Phone: 630-495-2282 Fax: 630-495-2260 Map/Directions

AIADA chairman: Proposed border tax a real threat to dealers

December 30, 2016
By Greg Kaminsky, 2016 AIADA chairman
In the weeks following the election, many dealers, myself included, have been optimistic at the prospect of new policies and legislation that will help our businesses succeed. Reining in the Consumer Financial Protection Bureau and making it easier to do business is high on all of our priority lists, and it looks like we have more allies in Washington on our side heading into 2017.
Funnily enough, as we head into the New Year, the biggest danger facing international nameplate dealers isn’t from the CFPB, the Trump transition team, or even a trade issue. It’s a new import tax. And it’s a real threat to every single dealer in the United States.
A border adjustment tax is included in the House Republican’s Better Way Tax Reform proposal. While no official legislative language has been released, the tax likely sits at 20 percent and is a crucial piece of the proposal, paying for many of its popular cuts. Some members of the House Ways and Means Committee see a clear path for the tax bill through Congress and to President Donald Trump’s desk in the first 100 days of the 115th Congress.
What is a Border Adjustment Tax? It’s a simple, across the board tax on any goods or services coming across the border and into the United States. The idea marries well with some of the ideas Trump espoused on the campaign trail, and could be popular with Americans who worry jobs are being lost overseas.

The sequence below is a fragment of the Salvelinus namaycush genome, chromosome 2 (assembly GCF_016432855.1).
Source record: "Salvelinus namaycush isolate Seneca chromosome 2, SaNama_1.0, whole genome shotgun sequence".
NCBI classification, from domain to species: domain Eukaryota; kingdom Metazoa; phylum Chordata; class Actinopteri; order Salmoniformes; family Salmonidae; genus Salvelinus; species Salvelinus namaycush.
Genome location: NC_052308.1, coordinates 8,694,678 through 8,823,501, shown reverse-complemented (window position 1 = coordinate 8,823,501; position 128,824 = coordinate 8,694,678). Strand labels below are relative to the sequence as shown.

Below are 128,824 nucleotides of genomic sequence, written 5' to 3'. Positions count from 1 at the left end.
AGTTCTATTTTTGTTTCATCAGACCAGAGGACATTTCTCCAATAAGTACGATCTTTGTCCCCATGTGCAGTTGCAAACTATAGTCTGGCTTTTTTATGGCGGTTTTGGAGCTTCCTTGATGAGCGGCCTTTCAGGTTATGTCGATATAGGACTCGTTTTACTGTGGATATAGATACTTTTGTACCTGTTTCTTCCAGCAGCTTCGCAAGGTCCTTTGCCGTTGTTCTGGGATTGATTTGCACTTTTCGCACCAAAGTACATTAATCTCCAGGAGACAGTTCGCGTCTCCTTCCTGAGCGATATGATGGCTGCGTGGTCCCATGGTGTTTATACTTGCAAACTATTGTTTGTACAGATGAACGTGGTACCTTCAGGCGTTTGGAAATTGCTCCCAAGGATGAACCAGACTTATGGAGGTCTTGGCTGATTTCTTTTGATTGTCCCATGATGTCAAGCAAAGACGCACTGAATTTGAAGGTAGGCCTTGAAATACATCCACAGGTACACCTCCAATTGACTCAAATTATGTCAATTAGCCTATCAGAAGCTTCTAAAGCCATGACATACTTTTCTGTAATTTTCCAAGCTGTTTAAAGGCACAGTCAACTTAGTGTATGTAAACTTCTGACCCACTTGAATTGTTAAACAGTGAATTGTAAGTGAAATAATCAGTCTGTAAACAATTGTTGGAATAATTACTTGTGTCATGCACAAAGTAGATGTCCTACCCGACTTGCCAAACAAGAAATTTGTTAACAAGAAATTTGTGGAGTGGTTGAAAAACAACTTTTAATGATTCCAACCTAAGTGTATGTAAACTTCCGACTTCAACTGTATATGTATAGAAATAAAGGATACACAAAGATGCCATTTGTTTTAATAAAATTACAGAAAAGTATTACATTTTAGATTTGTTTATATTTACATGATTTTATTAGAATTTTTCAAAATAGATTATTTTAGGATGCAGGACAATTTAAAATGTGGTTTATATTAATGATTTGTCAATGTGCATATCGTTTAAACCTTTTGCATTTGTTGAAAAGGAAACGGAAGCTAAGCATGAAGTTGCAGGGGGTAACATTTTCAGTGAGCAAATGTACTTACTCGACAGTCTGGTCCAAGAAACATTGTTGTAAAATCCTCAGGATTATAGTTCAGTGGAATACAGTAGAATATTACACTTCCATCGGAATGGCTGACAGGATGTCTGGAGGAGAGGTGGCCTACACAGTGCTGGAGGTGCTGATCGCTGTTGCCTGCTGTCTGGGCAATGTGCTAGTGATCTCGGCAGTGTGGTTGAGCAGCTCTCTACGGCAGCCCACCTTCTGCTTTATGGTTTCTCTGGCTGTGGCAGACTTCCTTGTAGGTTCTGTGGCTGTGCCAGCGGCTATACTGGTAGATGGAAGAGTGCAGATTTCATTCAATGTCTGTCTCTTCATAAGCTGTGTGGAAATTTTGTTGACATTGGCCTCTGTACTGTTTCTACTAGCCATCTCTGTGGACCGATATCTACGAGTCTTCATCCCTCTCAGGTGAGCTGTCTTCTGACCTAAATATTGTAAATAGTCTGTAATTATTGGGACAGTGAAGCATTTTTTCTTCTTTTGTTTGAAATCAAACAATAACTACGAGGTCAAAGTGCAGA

That is, until they go to buy a car.
See, the BAT would apply to every vehicle built outside the U.S. border — even Canada, which has long been considered "domestic" under the quirky 1994 American Automobile Labeling Act. Auto parts would also be subject to the tax, so even the most American-made vehicle sold in the U.S. today — the Toyota Camry — would be subject to a significant price increase.
As dealers, we would dearly love to see some sensible tax reform legislation go into effect. A simpler, more business-friendly code would do wonders for America’s small business owners. However, a Border Adjustment Tax could be devastating to our business model, and to consumers who look to us for affordable, safe means of transportation. 
It could immediately result in reduced sales and dealership job loss, more expensive repair costs (and, accordingly, less safe roadways), and consumers priced out of the new-car market.
A BAT is bad for the car business, bad for consumers, and bad for America. This issue is at the top of the American International Automobile Dealers Association’s legislative agenda. As we work in Washington, D.C., to educate legislators on this important topic we will continue to keep you informed and involved.